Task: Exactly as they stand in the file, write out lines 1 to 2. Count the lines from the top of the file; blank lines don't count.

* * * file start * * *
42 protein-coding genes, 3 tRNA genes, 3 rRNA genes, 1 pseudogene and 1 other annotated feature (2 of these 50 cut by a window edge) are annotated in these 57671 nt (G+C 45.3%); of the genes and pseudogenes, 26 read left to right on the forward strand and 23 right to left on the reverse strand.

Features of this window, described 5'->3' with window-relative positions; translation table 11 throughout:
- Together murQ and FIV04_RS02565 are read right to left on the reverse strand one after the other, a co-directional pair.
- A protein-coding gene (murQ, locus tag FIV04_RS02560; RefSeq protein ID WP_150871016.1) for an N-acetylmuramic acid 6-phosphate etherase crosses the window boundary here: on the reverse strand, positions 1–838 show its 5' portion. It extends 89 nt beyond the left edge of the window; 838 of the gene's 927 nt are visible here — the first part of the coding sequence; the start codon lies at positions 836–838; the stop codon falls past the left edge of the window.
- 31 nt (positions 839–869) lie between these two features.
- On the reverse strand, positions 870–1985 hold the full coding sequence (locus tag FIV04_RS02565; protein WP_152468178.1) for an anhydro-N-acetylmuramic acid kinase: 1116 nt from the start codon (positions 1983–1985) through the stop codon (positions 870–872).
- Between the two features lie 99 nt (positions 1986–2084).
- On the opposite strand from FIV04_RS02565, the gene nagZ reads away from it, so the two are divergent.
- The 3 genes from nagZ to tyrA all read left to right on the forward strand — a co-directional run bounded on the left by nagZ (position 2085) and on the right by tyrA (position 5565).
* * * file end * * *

42 protein-coding genes, 3 tRNA genes, 3 rRNA genes, 1 pseudogene and 1 other annotated feature (2 of these 50 cut by a window edge) are annotated in these 57671 nt (G+C 45.3%); of the genes and pseudogenes, 26 read left to right on the forward strand and 23 right to left on the reverse strand.

Features of this window, described 5'->3' with window-relative positions; translation table 11 throughout: